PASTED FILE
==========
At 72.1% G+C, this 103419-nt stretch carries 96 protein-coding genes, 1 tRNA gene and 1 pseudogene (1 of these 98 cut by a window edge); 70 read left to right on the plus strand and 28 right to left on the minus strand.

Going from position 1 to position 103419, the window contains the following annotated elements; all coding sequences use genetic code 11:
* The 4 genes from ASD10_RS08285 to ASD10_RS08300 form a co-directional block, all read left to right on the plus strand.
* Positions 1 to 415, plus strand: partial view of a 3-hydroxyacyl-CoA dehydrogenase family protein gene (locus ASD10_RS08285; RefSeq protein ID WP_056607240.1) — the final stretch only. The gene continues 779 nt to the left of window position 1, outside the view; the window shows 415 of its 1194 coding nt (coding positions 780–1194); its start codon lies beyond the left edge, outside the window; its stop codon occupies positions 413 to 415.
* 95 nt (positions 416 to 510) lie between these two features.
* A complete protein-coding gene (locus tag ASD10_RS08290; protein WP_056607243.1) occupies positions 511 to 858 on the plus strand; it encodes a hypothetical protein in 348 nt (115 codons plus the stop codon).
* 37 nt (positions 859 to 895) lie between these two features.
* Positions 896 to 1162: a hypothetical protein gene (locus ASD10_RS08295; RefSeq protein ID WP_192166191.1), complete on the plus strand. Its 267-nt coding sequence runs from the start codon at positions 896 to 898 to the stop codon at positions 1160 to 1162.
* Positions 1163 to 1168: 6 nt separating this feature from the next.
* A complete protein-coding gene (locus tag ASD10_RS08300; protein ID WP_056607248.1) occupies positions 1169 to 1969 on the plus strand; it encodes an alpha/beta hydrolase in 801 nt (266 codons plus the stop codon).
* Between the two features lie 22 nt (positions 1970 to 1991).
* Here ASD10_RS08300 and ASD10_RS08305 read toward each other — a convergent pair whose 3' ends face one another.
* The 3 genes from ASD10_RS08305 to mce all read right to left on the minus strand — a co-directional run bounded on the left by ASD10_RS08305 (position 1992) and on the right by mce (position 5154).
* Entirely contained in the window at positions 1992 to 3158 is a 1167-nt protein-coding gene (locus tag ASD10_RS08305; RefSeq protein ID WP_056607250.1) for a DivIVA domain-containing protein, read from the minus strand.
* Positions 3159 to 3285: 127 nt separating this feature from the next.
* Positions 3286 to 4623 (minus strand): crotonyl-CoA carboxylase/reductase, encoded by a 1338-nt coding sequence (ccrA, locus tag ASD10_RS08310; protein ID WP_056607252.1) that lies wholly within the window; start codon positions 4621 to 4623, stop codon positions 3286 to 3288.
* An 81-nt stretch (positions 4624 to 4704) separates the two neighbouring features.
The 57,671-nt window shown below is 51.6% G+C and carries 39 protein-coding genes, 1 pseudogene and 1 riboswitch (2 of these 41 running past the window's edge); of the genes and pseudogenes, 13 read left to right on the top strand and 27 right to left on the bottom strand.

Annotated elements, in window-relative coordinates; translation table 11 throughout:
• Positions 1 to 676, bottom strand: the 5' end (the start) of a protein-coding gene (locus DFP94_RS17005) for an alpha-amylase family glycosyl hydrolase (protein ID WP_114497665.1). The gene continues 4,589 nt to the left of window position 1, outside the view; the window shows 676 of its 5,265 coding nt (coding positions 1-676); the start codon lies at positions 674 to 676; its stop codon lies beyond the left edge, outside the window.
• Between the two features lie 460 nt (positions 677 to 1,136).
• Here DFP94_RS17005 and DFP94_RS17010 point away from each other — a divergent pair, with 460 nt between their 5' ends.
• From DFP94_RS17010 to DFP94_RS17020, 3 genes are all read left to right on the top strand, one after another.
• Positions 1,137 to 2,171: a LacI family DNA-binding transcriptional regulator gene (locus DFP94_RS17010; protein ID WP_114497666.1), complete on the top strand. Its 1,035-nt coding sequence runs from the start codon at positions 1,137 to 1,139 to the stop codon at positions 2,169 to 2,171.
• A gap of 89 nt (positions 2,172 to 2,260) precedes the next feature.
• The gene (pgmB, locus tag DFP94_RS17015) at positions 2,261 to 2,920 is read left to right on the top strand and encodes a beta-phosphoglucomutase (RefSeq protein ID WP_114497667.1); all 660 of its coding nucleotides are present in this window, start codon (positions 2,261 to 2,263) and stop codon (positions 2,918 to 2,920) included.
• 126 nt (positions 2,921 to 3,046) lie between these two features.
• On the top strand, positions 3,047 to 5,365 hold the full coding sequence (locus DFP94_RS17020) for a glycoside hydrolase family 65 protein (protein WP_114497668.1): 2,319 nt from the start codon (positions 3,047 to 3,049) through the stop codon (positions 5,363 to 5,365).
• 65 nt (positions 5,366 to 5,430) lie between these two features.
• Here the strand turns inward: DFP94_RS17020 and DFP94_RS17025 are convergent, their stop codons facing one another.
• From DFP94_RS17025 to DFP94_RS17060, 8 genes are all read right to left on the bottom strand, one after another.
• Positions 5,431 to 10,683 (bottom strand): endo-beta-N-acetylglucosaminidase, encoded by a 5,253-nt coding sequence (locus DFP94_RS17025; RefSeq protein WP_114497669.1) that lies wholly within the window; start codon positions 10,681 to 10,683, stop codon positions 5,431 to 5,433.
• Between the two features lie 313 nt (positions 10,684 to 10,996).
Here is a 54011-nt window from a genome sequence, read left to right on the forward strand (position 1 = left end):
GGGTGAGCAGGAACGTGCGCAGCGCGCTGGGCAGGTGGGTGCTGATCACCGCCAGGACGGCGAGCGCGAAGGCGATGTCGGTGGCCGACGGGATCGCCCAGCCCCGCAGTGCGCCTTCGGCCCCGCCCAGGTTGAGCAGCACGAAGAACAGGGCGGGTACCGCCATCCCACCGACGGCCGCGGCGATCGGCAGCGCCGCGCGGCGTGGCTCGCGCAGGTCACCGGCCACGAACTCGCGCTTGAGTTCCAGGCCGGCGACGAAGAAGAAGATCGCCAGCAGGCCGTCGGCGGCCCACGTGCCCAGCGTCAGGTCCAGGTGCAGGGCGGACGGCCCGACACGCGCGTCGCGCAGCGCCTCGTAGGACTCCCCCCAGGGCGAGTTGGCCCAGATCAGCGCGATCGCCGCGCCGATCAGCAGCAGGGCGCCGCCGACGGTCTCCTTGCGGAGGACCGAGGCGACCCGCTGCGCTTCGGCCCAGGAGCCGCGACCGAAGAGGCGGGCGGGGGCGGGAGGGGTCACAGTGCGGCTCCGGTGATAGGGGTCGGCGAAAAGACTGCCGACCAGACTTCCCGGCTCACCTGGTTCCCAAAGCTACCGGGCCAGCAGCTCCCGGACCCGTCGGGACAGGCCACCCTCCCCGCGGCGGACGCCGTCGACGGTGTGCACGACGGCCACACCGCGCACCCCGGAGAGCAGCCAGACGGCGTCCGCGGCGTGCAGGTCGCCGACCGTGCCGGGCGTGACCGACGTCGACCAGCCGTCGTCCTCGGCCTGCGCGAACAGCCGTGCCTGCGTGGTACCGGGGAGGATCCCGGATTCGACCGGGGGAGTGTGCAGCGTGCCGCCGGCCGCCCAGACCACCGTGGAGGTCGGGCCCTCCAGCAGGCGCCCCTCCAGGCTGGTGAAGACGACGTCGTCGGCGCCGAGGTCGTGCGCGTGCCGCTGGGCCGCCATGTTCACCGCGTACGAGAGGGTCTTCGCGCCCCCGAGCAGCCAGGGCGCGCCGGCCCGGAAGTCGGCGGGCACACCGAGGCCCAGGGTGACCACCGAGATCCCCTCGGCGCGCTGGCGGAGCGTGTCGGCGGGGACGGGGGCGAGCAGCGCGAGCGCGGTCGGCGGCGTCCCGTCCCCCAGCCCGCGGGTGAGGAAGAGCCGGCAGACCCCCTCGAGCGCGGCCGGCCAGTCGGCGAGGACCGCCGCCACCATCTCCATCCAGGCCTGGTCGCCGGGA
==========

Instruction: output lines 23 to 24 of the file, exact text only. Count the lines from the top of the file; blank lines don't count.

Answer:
• From DFP94_RS17010 to DFP94_RS17020, 3 genes are all read left to right on the top strand, one after another.
• Positions 1,137 to 2,171: a LacI family DNA-binding transcriptional regulator gene (locus DFP94_RS17010; protein ID WP_114497666.1), complete on the top strand. Its 1,035-nt coding sequence runs from the start codon at positions 1,137 to 1,139 to the stop codon at positions 2,169 to 2,171.